9 [class]/7 A standard-layout class is a class that:

  • has no non-static data members of type non-standard-layout class (or array of such types) or reference,
  • has no virtual functions (10.3) and no virtual base classes (10.1),
  • has the same access control (Clause 11) for all non-static data members,
  • has no non-standard-layout base classes,
  • either has no non-static data members in the most derived class and at most one base class with non-static data members, or has no base classes with non-static data members, and
  • has no base classes of the same type as the first non-static data member.

9 [class]/16 Two standard-layout struct (Clause 9) types are layout-compatible if they have the same number of non-static data members and corresponding non-static data members (in declaration order) have layout-compatible types (3.9).

9.2 [class.mem]/19 If a standard-layout class object has any non-static data members, its address is the same as the address of its first non-static data member. Otherwise, its address is the same as the address of its first base class subobject (if any). [Note: There might therefore be unnamed padding within a standard-layout struct object, but not at its beginning, as necessary to achieve appropriate alignment. —end note]

A standard-layout class can have multiple empty base classes, yet the address of its first non-static data member shall be the same as that of the object. This can only be achieved if the empty-base optimization is applied to all base clases.

It should be noted that the intent is to restrict standard-layout classes to those in which the empty-base optimization can effectively be applied. However, under the given definition, classes with more than one base class subobject of the same type —C and D above— are incorrectly considered standard-layout classes. Were C truly a standard-layout class it would have to be layout-compatible with A , yet they have different sizes. Furthermore, for D to be a truly standard-layout class the addresses of the subobject x and empty_1 shall be the same as that of the object D, while at the same time the addresses of the subobjects x, empty_1 and empty_2 shall be distinct.

Implementation

Taking advantage of the empty-base optimization is not hard, but it is not trivial either. Simply inheriting from a possibly empty type is not an option, as it is only possible to inherit from non-union class types that are not marked as final. Within those, there are some inconvenient cases related to virtual. Inheriting from a class that declares or inherits a virtual function would inadvertently turn the holder into a polymorphic class. Furthermore, inheriting from a class with virtual base classes would require that the holder initializes it —as they must be initialized by the most derived type—, which it can't possibly know how to.

The std::is_empty type trait meets almost all of these requirements, as if it was carefuly tailored to help leveraging the empty-base optimization:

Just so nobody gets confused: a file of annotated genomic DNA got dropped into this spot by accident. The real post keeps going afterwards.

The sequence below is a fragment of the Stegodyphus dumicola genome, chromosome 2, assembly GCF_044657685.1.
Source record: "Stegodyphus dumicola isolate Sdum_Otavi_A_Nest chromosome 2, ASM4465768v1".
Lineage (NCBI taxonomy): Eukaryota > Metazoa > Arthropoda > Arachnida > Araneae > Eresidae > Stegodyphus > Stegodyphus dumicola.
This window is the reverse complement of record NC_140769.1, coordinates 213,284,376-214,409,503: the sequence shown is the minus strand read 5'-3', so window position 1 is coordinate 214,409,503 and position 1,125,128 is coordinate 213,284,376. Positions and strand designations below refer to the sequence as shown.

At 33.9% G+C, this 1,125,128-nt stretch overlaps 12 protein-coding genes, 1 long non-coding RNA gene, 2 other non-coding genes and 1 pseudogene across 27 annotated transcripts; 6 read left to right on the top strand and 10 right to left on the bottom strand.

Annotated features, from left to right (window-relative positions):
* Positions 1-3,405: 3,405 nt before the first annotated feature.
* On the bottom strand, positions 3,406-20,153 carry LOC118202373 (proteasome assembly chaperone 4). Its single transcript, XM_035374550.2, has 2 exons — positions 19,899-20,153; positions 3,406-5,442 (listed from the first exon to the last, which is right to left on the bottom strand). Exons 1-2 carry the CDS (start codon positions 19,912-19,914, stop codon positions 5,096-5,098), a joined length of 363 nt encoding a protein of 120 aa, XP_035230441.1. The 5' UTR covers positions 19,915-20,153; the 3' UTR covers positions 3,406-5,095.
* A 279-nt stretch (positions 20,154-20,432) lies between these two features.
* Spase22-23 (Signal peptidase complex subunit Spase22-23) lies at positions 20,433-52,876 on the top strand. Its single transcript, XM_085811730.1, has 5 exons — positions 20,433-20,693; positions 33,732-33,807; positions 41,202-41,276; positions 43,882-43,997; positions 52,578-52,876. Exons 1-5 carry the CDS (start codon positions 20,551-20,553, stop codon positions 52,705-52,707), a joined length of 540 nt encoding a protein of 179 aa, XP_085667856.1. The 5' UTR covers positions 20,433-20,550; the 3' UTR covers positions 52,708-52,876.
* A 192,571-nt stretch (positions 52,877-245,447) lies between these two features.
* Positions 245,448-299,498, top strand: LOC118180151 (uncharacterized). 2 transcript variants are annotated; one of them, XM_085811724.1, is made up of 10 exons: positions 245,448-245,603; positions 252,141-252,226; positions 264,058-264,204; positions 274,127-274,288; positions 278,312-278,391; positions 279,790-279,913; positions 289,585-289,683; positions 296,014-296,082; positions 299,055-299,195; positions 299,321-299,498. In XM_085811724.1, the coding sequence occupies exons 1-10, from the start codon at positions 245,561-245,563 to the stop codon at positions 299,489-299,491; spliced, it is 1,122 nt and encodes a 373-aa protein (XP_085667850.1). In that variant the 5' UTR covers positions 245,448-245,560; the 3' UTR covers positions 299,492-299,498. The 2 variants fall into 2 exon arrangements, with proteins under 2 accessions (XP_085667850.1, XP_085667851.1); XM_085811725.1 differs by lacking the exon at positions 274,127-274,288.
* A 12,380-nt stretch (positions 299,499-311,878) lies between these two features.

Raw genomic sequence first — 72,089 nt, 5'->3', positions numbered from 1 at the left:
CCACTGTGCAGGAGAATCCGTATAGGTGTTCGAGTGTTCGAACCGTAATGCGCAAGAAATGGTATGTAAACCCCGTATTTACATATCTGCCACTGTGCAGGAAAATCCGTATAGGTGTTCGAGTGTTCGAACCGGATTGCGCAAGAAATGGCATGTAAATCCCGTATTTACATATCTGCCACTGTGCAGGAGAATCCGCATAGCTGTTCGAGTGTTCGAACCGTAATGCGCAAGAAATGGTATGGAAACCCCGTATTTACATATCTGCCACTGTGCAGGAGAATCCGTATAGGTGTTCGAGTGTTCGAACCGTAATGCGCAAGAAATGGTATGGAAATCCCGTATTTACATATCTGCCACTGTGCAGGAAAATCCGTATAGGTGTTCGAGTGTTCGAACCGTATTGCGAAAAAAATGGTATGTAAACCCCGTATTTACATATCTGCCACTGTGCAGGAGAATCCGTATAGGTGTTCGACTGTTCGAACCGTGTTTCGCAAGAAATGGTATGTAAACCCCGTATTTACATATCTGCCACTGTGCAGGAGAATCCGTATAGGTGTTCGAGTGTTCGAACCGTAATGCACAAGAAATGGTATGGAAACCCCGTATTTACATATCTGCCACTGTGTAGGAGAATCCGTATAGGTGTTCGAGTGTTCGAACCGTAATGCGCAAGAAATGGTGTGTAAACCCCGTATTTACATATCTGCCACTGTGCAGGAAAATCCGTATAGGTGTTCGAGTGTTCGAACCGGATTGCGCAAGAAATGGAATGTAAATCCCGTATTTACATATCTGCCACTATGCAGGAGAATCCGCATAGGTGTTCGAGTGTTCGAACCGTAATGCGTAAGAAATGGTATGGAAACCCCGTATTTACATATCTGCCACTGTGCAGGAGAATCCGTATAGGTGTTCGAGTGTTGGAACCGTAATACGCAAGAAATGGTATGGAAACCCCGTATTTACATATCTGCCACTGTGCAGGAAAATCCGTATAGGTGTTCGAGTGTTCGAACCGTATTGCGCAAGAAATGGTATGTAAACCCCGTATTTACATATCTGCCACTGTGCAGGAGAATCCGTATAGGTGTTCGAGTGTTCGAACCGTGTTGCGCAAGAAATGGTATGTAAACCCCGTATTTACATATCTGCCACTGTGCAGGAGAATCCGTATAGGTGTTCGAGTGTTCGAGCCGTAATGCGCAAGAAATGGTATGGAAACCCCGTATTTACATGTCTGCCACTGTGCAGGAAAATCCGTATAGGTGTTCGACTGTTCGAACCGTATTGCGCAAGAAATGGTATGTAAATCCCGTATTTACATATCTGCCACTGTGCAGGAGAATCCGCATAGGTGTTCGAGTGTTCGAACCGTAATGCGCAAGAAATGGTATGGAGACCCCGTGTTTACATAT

20.10.4.3 [meta.unary.prop]

template <class T>
  struct is_empty;
  • Condition: T is a class type, but not a union type, with no non-static data members other than bit-fields of length 0, no virtual member functions, no virtual base classes, and no base class B for which is_empty<B>::value is false.

  • Preconditions: If T is a non-union class type, T shall be a complete type.

The case not addressed by it is that of class types marked as final, for which the std::is_final type trait was introduced in C++14:

20.10.4.3 [meta.unary.prop]

template <class T>
  struct is_final;
  • Condition: T is a class type marked with the class-virt-specifier final (Clause 9). [Note: A union is a class type that can be marked with final. —end note]

  • Preconditions: If T is a class type, T shall be a complete type.

A candidate for the empty-base optimization is thus a type T such that std::is_empty<T>::value is true and std::is_final<T>::value is false. With these tools, it is possible to implement a space efficient unique_ptr:

namespace better_but_not_quite_there_yet {
  template <typename T, typename D = std::default_delete<T>,
    bool = std::is_empty<D>::value && !std::is_final<D>::value>
  class unique_ptr : private D { // empty-base optimization
    T* ptr;

  public:
    /*...*/

    D& get_deleter() noexcept { return *this; }
    D const& get_deleter() const noexcept { return *this; }
  };

  template <typename T, typename D>
  class unique_ptr<T, D, false> {
    T* ptr;
    D deleter;

  public:
    /*...*/

    D& get_deleter() noexcept { return deleter; }
    D const& get_deleter() const noexcept { return deleter; }
  };
}

This is better, in the sense that there is no space overhead for empty deleters, but it is not quite there yet:

std::cout << " - better_but_not_quite_there_yet::unique_ptr<int> : "
            << sizeof(better_but_not_quite_there_yet::unique_ptr<int>) << '\n'; // 8